Counter reason 1: In contrast, by financial value, the sales of Intel architecture chips, and maybe devices based thereon, have always exceeded those of the ARM architecture, and will for many more years, but the growth rate is far slower. ARM occurring last or later in the order of the "supported platforms" list suggests and encourages a more commercial, financial, and PC (Windows + Macintosh) oriented bias, viewpoint, or agenda, of greater complexity, opacity, and more debatable neutrality.

Counter reason 2: The example "supported platforms" treats the operating system Debian, which may have more instances running on Intel than on ARM architectures. However, the guidance in Template:Infobox OS applies to infoboxes for all operating systems, not only to one.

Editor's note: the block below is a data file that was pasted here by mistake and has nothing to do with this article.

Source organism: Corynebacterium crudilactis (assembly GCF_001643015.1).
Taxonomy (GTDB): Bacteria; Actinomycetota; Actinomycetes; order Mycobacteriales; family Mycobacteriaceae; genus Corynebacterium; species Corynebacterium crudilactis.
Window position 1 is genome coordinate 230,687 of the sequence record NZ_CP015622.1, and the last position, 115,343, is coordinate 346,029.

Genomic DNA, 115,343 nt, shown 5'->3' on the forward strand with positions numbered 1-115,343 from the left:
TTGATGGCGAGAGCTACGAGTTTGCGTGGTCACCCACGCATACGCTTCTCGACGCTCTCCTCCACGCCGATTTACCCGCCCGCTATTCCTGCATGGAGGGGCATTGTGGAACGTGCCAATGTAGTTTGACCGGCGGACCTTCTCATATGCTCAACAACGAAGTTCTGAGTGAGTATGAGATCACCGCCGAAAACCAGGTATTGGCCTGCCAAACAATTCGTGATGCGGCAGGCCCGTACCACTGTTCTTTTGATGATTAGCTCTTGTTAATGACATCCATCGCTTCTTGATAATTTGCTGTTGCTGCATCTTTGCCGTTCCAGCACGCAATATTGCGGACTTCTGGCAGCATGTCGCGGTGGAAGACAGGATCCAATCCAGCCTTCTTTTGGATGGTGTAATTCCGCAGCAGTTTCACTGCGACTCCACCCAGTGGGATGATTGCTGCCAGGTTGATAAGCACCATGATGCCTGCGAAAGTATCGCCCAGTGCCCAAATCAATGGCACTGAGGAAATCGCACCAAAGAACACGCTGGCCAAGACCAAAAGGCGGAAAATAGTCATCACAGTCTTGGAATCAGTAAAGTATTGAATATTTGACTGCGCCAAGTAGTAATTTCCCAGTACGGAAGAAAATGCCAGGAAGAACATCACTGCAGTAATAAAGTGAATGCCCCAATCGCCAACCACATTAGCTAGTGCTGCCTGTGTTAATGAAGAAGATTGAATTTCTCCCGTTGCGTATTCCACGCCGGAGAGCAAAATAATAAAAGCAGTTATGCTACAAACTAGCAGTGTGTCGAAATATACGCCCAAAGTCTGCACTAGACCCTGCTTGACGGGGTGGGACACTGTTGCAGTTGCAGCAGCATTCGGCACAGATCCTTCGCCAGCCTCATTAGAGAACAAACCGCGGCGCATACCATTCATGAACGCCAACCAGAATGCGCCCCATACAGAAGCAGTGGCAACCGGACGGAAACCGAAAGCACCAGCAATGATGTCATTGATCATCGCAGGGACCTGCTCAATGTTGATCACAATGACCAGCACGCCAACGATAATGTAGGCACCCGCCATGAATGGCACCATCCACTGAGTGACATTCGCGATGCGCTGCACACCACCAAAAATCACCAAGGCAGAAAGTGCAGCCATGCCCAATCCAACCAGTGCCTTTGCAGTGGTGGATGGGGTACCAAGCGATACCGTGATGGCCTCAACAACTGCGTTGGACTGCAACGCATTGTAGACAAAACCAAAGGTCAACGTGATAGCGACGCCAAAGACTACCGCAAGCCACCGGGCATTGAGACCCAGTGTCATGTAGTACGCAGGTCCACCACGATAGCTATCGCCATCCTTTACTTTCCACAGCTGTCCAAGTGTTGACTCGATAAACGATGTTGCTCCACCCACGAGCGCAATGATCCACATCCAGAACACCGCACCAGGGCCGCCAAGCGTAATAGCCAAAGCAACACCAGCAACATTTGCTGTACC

Conclusion: In a short list of computer chip architectures, should ARM be first or last? Ideally, Wikipedia should be exemplary in as many ways as possible, and stand well above as many questionable biases as possible.

I know that everyone is busy, and that these sorts of issues can take a long time to resolve. I will thus await response(s) for at least a month or two, which seems a reasonable time for comment. Then, if no objections are posted, I will make the proposed change.

Thank you all for your time in considering this matter. Have a healthy and productive year. -- Jerryobject (talk) 12:57, 26 March 2017 (UTC)

I would not support ordering by some strict measure of popularity. For one thing, there is the "popular by what measure?" problem. (Do we put ARM first simply because a lot more ARM chips are sold than x86 chips? Or shouldn't this be determined by how many ARM, x86, etc., chips are running the OS that's the subject of each particular article in which the template is used?) But ordering alphabetically is a defensible "neutral" choice that would just happen to put ARM near the beginning of the list.